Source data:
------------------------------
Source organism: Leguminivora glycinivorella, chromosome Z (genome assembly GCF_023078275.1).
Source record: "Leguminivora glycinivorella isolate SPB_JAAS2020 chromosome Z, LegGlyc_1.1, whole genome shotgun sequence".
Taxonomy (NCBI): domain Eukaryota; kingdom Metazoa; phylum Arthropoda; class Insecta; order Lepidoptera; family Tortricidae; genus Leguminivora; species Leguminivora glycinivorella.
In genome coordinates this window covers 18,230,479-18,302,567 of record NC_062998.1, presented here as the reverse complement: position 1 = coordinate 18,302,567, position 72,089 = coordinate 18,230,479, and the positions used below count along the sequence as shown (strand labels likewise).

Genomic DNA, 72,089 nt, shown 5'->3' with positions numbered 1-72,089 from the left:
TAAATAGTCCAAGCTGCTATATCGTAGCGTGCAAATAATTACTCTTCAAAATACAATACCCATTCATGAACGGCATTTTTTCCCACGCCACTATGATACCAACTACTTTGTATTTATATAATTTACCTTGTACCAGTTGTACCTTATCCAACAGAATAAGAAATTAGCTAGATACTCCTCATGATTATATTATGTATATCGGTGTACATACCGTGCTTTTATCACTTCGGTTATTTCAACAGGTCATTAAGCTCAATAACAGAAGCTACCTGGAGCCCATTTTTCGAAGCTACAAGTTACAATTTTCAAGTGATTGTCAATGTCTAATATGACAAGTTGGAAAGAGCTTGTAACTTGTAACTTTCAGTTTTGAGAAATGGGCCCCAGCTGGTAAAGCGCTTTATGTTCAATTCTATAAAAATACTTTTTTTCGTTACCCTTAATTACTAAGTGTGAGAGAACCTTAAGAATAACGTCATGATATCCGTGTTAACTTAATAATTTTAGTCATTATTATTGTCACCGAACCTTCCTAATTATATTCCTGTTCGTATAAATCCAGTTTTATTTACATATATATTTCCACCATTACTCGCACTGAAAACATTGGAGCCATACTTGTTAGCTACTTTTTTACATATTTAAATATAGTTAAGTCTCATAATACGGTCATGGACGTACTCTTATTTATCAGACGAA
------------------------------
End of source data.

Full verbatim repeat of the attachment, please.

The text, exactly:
Source organism: Leguminivora glycinivorella, chromosome Z (genome assembly GCF_023078275.1).
Source record: "Leguminivora glycinivorella isolate SPB_JAAS2020 chromosome Z, LegGlyc_1.1, whole genome shotgun sequence".
Taxonomy (NCBI): domain Eukaryota; kingdom Metazoa; phylum Arthropoda; class Insecta; order Lepidoptera; family Tortricidae; genus Leguminivora; species Leguminivora glycinivorella.
In genome coordinates this window covers 18,230,479-18,302,567 of record NC_062998.1, presented here as the reverse complement: position 1 = coordinate 18,302,567, position 72,089 = coordinate 18,230,479, and the positions used below count along the sequence as shown (strand labels likewise).

Genomic DNA, 72,089 nt, shown 5'->3' with positions numbered 1-72,089 from the left:
TAAATAGTCCAAGCTGCTATATCGTAGCGTGCAAATAATTACTCTTCAAAATACAATACCCATTCATGAACGGCATTTTTTCCCACGCCACTATGATACCAACTACTTTGTATTTATATAATTTACCTTGTACCAGTTGTACCTTATCCAACAGAATAAGAAATTAGCTAGATACTCCTCATGATTATATTATGTATATCGGTGTACATACCGTGCTTTTATCACTTCGGTTATTTCAACAGGTCATTAAGCTCAATAACAGAAGCTACCTGGAGCCCATTTTTCGAAGCTACAAGTTACAATTTTCAAGTGATTGTCAATGTCTAATATGACAAGTTGGAAAGAGCTTGTAACTTGTAACTTTCAGTTTTGAGAAATGGGCCCCAGCTGGTAAAGCGCTTTATGTTCAATTCTATAAAAATACTTTTTTTCGTTACCCTTAATTACTAAGTGTGAGAGAACCTTAAGAATAACGTCATGATATCCGTGTTAACTTAATAATTTTAGTCATTATTATTGTCACCGAACCTTCCTAATTATATTCCTGTTCGTATAAATCCAGTTTTATTTACATATATATTTCCACCATTACTCGCACTGAAAACATTGGAGCCATACTTGTTAGCTACTTTTTTACATATTTAAATATAGTTAAGTCTCATAATACGGTCATGGACGTACTCTTATTTATCAGACGAA